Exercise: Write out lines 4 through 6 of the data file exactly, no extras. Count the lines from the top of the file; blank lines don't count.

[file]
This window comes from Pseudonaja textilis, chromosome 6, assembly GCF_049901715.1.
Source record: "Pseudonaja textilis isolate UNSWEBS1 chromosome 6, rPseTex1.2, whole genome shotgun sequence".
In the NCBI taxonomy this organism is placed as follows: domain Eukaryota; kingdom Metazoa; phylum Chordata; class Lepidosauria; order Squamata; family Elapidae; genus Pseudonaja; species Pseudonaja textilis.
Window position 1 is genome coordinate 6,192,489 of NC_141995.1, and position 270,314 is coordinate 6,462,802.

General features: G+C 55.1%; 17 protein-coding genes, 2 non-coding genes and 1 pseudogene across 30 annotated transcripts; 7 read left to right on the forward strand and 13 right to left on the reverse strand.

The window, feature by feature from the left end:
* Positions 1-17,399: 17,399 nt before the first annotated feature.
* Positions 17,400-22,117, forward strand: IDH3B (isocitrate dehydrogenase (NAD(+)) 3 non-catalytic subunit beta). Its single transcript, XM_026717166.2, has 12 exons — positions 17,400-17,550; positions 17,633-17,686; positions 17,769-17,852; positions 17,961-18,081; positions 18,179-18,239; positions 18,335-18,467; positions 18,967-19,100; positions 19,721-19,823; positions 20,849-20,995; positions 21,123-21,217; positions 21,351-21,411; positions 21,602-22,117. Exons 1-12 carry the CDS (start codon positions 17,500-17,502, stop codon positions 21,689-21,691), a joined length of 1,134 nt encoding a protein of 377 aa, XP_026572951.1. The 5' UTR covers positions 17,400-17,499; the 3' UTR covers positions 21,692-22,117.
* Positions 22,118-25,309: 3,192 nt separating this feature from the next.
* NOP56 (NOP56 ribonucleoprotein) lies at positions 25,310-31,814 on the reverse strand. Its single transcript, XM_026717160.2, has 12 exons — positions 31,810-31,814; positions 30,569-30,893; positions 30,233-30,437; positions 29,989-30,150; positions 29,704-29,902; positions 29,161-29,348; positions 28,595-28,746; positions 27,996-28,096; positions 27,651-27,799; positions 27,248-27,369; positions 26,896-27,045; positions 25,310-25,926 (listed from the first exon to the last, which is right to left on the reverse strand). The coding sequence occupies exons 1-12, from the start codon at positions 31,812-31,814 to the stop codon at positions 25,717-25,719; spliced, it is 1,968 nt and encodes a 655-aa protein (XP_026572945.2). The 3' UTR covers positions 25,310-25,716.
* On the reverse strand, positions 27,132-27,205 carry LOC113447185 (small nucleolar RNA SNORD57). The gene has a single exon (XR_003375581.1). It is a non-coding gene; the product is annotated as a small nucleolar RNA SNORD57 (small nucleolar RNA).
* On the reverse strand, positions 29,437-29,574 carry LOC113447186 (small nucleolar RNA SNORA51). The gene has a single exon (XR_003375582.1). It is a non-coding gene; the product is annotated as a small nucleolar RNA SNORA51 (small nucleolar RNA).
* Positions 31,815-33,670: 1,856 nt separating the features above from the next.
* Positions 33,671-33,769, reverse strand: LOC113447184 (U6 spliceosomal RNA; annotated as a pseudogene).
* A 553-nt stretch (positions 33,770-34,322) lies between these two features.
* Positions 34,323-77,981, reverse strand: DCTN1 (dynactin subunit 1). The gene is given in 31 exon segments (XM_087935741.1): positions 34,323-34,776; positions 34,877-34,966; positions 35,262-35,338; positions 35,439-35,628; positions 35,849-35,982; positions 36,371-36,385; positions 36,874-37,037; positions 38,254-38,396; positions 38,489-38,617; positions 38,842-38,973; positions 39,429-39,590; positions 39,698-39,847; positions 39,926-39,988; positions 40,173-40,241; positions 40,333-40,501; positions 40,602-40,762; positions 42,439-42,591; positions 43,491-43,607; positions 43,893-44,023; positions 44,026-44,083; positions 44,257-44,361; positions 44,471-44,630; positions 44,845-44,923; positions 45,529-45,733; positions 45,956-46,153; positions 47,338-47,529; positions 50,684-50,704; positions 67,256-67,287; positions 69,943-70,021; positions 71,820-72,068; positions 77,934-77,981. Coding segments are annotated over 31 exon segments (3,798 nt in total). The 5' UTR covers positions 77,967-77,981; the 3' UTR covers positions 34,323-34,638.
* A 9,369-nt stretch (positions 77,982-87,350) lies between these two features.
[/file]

Window position 1 is genome coordinate 6,192,489 of NC_141995.1, and position 270,314 is coordinate 6,462,802.

General features: G+C 55.1%; 17 protein-coding genes, 2 non-coding genes and 1 pseudogene across 30 annotated transcripts; 7 read left to right on the forward strand and 13 right to left on the reverse strand.

The window, feature by feature from the left end: